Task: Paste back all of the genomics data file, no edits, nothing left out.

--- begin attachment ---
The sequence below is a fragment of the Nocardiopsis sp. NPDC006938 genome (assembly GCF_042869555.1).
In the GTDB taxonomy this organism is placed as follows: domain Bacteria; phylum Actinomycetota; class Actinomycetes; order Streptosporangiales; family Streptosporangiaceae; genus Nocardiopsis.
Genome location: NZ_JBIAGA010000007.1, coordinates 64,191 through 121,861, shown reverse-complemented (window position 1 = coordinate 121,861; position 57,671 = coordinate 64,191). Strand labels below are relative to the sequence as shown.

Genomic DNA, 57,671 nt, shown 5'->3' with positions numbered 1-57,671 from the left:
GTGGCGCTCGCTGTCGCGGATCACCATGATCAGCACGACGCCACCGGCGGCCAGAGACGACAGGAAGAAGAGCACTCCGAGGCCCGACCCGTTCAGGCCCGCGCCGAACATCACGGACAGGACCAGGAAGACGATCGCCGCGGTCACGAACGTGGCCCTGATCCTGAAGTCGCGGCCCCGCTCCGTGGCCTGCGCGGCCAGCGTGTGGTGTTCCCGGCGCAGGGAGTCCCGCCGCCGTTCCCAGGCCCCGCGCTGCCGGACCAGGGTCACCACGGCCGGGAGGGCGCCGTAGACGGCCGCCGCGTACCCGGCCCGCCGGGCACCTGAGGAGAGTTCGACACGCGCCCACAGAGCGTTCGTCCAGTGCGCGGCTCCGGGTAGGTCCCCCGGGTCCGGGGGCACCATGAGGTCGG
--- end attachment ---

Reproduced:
The sequence below is a fragment of the Nocardiopsis sp. NPDC006938 genome (assembly GCF_042869555.1).
In the GTDB taxonomy this organism is placed as follows: domain Bacteria; phylum Actinomycetota; class Actinomycetes; order Streptosporangiales; family Streptosporangiaceae; genus Nocardiopsis.
Genome location: NZ_JBIAGA010000007.1, coordinates 64,191 through 121,861, shown reverse-complemented (window position 1 = coordinate 121,861; position 57,671 = coordinate 64,191). Strand labels below are relative to the sequence as shown.

Genomic DNA, 57,671 nt, shown 5'->3' with positions numbered 1-57,671 from the left:
GTGGCGCTCGCTGTCGCGGATCACCATGATCAGCACGACGCCACCGGCGGCCAGAGACGACAGGAAGAAGAGCACTCCGAGGCCCGACCCGTTCAGGCCCGCGCCGAACATCACGGACAGGACCAGGAAGACGATCGCCGCGGTCACGAACGTGGCCCTGATCCTGAAGTCGCGGCCCCGCTCCGTGGCCTGCGCGGCCAGCGTGTGGTGTTCCCGGCGCAGGGAGTCCCGCCGCCGTTCCCAGGCCCCGCGCTGCCGGACCAGGGTCACCACGGCCGGGAGGGCGCCGTAGACGGCCGCCGCGTACCCGGCCCGCCGGGCACCTGAGGAGAGTTCGACACGCGCCCACAGAGCGTTCGTCCAGTGCGCGGCTCCGGGTAGGTCCCCCGGGTCCGGGGGCACCATGAGGTCGG